Snow White and The Huntsman, Charlize Theron


<Review by: Sailesh Ghelani>

Directed by Rupert Sanders. Starring Kristen Stewart, Chris Hemsworth, Charlize Theron, Sam Claflin, Bob Hoskins, Sam Spruell.

Not expecting much from this remake of a classic fairy tale, especially after the slapstick, Bollywood-esque Mirror Mirror, I was utterly floored by this film. The stirring music, the enchanting imaginary world, the solid performances and sheer brilliant direction, all make Snow White & The Huntsman a modern classic.

I think I join many when I say I’m not a fan of Kristen Stewart (Snow White), owing to the fact that I despise the Twilight franchise with every cell in my blood. That being said, after watching Snow White & The Huntsman I had to give my hatred for her (which is probably a hatred for her character and Twilight) a rethink. Needless to say I was much more looking forward to Charlize Theron’s performance as the wicked stepmother Ravenna. Even Thor and The Avengers actor Chris Hemsworth (The Huntsman) wasn’t really a draw, but yet again, another surprisingly good performance.

From the very start of Snow White & The Huntsman you are introduced to magical visuals, magnificent orchestral music and a story that seems familiar. We all know Snow White, the fairest in the land, daughter of a King who is cut down by his new dark wife who takes over the throne and in this case imprisons Snow White (Kristen Stewart). But Snow is ‘destined’ and escapes in to the Dark Forest. The mirror on the wall tells the evil queen Ravenna (Charlize Theron) that only Snow’s beating heart will make her the most beautiful in the land. And so the huntsman (Chris Hemsworth) is despatched along with the queen’s molester albino brother (Sam Spruell) to retrieve her. But the huntsman soon has a change of heart.

So look, you think you know the story of Snow White, but first time movie director Rupert Sanders (he is a big shot ad director in the UK) and his writing team of Evan Daugherty, John Lee Hancock and Hossein Amini have crafted such a brilliant film that even though you know what happens next (or think you do) you are glued to the screen wondering what will spring forth from this enchanted dwelling where humans, beasts, fairies, trolls (a very King Kong/beautiful girl moment here) and dwarfs all roam in a land of death and decay that lies alongside a land of magic and wonderment.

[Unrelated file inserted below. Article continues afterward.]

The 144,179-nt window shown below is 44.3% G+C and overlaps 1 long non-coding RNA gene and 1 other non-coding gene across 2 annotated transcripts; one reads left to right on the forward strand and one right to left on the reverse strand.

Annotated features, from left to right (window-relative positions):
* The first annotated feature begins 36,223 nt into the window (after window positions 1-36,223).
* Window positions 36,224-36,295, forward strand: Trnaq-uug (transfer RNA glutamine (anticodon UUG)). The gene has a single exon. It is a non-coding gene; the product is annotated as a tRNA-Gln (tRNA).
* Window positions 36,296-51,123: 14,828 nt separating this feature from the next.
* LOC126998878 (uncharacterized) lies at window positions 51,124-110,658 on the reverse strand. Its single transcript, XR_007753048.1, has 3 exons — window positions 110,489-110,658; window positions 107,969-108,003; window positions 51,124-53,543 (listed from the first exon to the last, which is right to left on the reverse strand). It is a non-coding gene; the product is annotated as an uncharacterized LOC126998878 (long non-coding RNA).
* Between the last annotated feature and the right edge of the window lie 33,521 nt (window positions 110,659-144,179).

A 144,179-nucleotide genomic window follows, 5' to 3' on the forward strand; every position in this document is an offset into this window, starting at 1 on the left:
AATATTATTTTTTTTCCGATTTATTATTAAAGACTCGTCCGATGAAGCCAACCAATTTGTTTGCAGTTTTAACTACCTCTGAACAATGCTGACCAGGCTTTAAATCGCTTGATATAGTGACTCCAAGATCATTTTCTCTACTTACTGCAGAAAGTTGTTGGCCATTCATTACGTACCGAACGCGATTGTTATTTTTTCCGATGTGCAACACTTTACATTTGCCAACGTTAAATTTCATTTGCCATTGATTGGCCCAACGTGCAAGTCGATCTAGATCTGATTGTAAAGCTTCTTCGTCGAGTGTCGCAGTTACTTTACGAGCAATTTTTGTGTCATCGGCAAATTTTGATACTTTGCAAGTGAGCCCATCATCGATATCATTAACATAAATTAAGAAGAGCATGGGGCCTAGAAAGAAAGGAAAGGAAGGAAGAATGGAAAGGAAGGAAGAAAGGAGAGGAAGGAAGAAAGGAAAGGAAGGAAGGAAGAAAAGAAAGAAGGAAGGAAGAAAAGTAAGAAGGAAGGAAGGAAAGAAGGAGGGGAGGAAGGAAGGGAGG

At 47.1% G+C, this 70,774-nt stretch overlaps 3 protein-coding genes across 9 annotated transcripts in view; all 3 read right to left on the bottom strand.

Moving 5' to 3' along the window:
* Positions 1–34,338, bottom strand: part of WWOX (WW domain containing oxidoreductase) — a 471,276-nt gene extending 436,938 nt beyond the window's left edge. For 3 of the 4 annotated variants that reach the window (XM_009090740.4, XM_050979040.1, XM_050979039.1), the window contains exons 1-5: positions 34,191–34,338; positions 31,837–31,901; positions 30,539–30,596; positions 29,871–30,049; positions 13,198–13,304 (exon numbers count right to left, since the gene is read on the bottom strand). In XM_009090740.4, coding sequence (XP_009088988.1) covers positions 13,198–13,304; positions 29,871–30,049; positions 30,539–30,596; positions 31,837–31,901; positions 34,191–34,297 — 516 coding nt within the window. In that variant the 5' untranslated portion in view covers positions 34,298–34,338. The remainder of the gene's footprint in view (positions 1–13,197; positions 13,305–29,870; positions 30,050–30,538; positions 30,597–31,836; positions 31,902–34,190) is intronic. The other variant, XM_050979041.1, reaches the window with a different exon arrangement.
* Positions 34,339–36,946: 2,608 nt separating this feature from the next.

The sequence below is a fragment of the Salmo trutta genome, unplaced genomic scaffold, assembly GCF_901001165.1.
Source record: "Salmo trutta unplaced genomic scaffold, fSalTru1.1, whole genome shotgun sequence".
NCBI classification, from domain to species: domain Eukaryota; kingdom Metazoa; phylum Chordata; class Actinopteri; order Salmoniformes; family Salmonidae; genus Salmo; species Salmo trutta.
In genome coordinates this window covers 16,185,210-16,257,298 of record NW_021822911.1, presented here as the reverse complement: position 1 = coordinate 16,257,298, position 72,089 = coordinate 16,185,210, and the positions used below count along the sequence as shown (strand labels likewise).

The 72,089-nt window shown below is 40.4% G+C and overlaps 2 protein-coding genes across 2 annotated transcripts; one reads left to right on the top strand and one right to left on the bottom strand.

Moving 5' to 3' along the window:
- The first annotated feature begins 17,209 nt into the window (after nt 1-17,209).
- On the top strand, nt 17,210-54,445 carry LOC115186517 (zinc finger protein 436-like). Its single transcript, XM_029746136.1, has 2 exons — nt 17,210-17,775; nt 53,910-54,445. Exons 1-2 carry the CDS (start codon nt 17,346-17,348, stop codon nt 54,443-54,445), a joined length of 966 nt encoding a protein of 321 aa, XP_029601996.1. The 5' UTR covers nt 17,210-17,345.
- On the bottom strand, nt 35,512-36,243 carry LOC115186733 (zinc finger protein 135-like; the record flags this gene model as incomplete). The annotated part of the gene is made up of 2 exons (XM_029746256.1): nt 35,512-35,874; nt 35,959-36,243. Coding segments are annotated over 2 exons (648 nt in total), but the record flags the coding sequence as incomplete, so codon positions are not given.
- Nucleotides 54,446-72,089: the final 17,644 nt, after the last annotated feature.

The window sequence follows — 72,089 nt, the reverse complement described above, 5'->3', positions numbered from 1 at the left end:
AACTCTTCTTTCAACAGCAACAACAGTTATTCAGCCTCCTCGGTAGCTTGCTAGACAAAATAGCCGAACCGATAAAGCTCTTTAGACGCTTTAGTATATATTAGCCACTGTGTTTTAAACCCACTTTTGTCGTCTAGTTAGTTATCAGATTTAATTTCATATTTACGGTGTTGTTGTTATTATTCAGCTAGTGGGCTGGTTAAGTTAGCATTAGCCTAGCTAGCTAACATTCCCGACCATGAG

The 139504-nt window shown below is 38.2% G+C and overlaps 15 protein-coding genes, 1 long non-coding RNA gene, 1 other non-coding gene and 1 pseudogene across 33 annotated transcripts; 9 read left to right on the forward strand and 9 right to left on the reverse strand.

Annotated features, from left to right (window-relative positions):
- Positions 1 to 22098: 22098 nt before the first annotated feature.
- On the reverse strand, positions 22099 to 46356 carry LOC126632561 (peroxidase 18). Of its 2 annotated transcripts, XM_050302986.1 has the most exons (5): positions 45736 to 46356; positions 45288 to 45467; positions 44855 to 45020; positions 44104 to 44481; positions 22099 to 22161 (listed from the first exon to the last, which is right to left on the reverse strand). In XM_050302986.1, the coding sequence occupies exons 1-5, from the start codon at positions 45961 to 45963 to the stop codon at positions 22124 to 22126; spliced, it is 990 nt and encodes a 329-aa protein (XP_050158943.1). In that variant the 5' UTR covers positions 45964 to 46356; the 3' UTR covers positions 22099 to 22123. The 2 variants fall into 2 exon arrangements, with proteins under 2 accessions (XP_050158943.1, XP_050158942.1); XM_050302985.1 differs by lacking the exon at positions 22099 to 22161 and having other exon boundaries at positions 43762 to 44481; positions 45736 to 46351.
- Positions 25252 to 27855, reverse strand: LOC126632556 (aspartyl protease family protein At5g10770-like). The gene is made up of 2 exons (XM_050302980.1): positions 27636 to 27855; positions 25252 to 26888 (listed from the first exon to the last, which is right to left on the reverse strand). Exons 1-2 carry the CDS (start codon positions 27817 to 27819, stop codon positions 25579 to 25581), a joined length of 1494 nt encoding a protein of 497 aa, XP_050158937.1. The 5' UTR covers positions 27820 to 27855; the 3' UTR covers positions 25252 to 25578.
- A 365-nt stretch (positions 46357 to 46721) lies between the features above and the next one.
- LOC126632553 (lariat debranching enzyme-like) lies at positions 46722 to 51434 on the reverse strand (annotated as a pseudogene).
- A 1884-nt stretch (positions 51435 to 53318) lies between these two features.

I even forgot there were dwarfs in this story, until they finally appeared and then I was worried – what if this greatness dissolves in to slapstick comedy with little people talking funny and doing silly things. Ah, no my friends, there is comic relief and wit, but none of that silly stuff. If anything, the dwarfs add a unique and refreshing layer to this story (Bob Hoskins as one of the dwarfs is stellar). They’re not there merely for our amusement and no they’re not named Happy, Dopey, Grumpy etc.

The CGI in this film that is used to create some of the amazing effects – including the golden plate that plays the mirror and the pixies of a fairyland unlike any you have ever seen – is so real that you can’t help but gape in awestruck astonishment. A tear rolled down my eye. Not because I was sentimental or sad but because I felt privileged to be watching this film.


A colleague once told me that music could often make a good film great. James Newton Howard’s orchestral score does just that in Snow White & The Huntsman. Half the reviewers sat back during the end credits (superb visuals of ravens, knights and swords) that featured a lovely song and fabulous end creds score. “Just write great music and the rest will take care of itself,” Howard once said. How right he was. And what a difference an orchestra (hardly used nowadays, sadly) makes to a film’s story and in conveying nuances of emotion and environment.

Each and every one of the actors has performed admirably. Yes, they’ve taken it seriously; Snow White & The Huntsman is dark, ominous, twisted and sinister. But yet it is wonderfully magical, fantastic, moving, original and heart warming. The finale is a tad anti-climactic but far from disappointing. The backstory about Ravenna’s past and her seemingly vain need to appear young adds so much depth to her character showing you that in this case, beauty is far from skin deep.

I’ll have to watch the film again to make sure I’ve not been gushing without merit and to prove that it wasn’t just one of those days. But I’m quite sure I felt a lot better after watching this film than I have watching the last 100. Please watch it, not with high expectations but with an open mind and you will not be disappointed. Thank you Hollywood, for making me believe that you still have some originality left.

Note: So I watched this a second time at PVR Phoenix, Mumbai. The picture quality here was a bit grainy and fuzzy at times and I don’t know if they were using stereo sound. I still loved the film and would not give it less than 4 stars (though I’ve never been a fan of star ratings). Some people thought the story had a touch of Sleeping Beauty because of the whole kiss for Snow White to wake her from deathly slumber. Hello! Prince Charming… Don’t you know your fairy tales? One of the best fairy tale remakes out there, I loved it and the stars are mine to do with as I please (*menacing laugh*).

PS: Watch the Snow White & The Huntsman trailer above & Read our feature Fairy Tale Films Are Back With A Vengeance

Also, you could take part in our Snow White & The Huntsman Tickets/Poster Contest


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